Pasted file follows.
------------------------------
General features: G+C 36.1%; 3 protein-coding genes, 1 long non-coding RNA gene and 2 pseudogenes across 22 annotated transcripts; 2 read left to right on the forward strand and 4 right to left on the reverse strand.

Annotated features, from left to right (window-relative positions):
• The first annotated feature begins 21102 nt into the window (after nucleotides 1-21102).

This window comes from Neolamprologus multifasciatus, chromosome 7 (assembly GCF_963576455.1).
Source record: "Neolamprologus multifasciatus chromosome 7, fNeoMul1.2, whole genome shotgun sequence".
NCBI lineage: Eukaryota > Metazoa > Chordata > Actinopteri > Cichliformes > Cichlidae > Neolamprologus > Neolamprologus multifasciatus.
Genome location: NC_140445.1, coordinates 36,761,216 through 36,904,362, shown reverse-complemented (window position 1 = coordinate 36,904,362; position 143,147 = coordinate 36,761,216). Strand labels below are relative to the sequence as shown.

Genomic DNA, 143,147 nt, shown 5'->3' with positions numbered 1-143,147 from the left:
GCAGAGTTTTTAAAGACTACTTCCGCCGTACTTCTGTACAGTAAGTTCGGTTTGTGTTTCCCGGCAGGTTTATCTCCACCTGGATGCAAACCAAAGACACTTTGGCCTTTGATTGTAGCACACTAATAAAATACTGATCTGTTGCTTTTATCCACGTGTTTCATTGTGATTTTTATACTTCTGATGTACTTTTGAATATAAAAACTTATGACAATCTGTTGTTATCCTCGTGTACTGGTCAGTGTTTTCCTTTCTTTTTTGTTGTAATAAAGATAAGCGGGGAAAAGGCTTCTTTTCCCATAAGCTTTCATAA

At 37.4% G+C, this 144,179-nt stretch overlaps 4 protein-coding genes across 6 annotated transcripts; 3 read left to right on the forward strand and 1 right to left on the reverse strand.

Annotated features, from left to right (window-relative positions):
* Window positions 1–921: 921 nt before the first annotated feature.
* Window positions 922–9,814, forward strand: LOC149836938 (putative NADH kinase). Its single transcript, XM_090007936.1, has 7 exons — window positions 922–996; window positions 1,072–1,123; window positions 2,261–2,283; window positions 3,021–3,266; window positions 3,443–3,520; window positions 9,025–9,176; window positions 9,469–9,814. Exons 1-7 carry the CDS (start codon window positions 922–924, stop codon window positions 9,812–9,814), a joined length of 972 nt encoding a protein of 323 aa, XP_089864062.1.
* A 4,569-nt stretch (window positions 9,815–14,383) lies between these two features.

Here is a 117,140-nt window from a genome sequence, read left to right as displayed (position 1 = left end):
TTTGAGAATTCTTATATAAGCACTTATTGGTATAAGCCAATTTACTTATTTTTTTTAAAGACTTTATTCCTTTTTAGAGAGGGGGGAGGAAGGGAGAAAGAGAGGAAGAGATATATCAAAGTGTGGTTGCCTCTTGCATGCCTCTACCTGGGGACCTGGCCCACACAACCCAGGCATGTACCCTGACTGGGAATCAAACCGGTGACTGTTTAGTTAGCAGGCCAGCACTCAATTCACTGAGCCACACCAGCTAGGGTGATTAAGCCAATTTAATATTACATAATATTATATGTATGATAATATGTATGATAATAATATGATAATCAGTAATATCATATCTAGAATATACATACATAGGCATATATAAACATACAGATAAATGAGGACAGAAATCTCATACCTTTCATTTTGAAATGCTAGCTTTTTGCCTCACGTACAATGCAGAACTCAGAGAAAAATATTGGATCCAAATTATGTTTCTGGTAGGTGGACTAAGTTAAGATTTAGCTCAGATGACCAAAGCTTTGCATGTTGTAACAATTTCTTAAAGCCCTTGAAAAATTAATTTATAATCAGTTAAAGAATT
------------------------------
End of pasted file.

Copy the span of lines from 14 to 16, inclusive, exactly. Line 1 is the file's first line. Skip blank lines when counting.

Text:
* A 4,569-nt stretch (window positions 9,815–14,383) lies between these two features.

Here is a 117,140-nt window from a genome sequence, read left to right as displayed (position 1 = left end):
TTTGAGAATTCTTATATAAGCACTTATTGGTATAAGCCAATTTACTTATTTTTTTTAAAGACTTTATTCCTTTTTAGAGAGGGGGGAGGAAGGGAGAAAGAGAGGAAGAGATATATCAAAGTGTGGTTGCCTCTTGCATGCCTCTACCTGGGGACCTGGCCCACACAACCCAGGCATGTACCCTGACTGGGAATCAAACCGGTGACTGTTTAGTTAGCAGGCCAGCACTCAATTCACTGAGCCACACCAGCTAGGGTGATTAAGCCAATTTAATATTACATAATATTATATGTATGATAATATGTATGATAATAATATGATAATCAGTAATATCATATCTAGAATATACATACATAGGCATATATAAACATACAGATAAATGAGGACAGAAATCTCATACCTTTCATTTTGAAATGCTAGCTTTTTGCCTCACGTACAATGCAGAACTCAGAGAAAAATATTGGATCCAAATTATGTTTCTGGTAGGTGGACTAAGTTAAGATTTAGCTCAGATGACCAAAGCTTTGCATGTTGTAACAATTTCTTAAAGCCCTTGAAAAATTAATTTATAATCAGTTAAAGAATT